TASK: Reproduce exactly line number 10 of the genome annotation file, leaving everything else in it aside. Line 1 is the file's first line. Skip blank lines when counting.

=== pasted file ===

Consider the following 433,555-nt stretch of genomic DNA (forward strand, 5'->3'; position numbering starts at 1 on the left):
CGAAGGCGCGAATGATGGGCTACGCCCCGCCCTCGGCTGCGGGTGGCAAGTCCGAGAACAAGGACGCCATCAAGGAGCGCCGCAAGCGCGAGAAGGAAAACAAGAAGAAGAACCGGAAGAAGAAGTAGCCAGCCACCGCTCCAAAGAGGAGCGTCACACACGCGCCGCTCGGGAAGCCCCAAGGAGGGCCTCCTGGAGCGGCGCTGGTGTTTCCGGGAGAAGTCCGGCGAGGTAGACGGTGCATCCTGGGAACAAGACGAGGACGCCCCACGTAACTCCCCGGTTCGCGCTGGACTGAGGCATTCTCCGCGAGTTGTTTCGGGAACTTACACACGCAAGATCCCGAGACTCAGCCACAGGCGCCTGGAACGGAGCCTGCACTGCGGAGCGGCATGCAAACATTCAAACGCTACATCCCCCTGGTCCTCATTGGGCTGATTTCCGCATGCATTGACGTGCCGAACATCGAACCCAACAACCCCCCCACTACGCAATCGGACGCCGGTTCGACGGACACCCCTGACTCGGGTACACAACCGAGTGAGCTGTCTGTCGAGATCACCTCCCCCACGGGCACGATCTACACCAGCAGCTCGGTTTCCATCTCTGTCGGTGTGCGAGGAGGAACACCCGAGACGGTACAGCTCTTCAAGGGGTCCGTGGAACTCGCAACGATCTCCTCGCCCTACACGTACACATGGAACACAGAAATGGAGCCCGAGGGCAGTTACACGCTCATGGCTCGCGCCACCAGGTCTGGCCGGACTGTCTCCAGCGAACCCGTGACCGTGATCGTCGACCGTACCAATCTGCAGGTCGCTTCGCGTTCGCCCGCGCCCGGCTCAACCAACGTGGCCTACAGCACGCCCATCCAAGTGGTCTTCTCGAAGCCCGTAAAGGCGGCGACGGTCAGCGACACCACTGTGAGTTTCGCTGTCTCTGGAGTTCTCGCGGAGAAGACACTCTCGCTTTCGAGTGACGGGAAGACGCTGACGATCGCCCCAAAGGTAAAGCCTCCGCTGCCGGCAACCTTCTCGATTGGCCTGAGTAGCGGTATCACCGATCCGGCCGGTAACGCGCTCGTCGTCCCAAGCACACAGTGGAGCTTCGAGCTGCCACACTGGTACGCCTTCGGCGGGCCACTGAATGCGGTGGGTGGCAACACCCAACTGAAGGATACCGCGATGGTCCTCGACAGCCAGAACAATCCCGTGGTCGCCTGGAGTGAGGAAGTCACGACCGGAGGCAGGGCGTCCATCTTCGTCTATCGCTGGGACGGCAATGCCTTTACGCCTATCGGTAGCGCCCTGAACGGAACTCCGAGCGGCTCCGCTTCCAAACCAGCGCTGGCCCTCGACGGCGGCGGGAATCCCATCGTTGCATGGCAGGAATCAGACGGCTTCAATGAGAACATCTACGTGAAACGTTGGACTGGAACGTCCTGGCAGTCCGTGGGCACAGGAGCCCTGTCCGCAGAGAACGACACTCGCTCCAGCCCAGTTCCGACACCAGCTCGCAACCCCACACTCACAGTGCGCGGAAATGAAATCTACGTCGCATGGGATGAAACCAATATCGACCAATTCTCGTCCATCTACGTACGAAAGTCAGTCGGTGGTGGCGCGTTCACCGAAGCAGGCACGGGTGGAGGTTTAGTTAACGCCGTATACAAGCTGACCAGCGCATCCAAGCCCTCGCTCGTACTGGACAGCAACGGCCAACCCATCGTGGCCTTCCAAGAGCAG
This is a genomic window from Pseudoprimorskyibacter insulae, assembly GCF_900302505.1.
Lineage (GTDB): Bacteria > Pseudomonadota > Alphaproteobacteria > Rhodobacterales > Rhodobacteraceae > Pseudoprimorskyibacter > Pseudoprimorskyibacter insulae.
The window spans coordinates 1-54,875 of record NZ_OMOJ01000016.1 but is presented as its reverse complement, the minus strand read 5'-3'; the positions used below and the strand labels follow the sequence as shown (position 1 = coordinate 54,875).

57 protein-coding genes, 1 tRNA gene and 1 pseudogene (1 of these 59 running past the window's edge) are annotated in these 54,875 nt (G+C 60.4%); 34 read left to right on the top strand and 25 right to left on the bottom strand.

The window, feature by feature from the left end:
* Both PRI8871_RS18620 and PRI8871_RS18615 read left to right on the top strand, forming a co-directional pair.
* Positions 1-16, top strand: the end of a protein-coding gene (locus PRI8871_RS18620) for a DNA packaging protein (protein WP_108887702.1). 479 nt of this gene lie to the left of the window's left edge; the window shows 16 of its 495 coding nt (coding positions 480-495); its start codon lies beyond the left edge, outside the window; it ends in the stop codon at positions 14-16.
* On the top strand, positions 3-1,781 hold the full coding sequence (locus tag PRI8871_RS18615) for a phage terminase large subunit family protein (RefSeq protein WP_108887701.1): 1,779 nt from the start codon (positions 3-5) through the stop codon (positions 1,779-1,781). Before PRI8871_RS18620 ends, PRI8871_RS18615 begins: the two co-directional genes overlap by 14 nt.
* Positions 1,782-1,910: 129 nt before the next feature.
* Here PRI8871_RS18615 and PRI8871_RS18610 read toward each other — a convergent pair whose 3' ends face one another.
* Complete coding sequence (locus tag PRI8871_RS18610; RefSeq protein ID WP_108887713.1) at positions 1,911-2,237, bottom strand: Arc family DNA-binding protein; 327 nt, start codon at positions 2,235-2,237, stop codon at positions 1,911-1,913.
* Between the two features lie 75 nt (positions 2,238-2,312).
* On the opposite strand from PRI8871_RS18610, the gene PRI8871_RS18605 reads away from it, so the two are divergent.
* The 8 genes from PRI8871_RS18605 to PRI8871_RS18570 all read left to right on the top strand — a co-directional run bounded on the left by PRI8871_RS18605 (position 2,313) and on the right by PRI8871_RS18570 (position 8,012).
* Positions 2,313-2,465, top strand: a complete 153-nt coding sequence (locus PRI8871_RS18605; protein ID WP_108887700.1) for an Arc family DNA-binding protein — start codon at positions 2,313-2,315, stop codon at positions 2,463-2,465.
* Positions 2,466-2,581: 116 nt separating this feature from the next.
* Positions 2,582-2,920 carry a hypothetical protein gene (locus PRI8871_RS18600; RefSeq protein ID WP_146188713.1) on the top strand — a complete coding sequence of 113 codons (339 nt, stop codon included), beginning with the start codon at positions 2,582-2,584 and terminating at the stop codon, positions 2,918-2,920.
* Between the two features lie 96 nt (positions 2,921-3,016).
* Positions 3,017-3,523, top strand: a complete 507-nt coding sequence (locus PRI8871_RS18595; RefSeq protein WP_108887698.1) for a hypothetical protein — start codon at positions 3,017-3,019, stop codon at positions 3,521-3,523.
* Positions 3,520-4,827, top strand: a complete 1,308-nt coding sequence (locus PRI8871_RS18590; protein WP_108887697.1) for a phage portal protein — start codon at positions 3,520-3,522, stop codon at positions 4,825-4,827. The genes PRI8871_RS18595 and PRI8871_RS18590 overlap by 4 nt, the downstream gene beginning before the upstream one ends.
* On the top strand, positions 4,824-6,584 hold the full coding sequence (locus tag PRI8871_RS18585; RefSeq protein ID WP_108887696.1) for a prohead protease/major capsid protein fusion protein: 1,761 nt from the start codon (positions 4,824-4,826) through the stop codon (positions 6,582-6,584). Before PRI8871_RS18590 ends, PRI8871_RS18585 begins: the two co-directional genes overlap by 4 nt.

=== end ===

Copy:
* On the top strand, positions 3-1,781 hold the full coding sequence (locus tag PRI8871_RS18615) for a phage terminase large subunit family protein (RefSeq protein WP_108887701.1): 1,779 nt from the start codon (positions 3-5) through the stop codon (positions 1,779-1,781). Before PRI8871_RS18620 ends, PRI8871_RS18615 begins: the two co-directional genes overlap by 14 nt.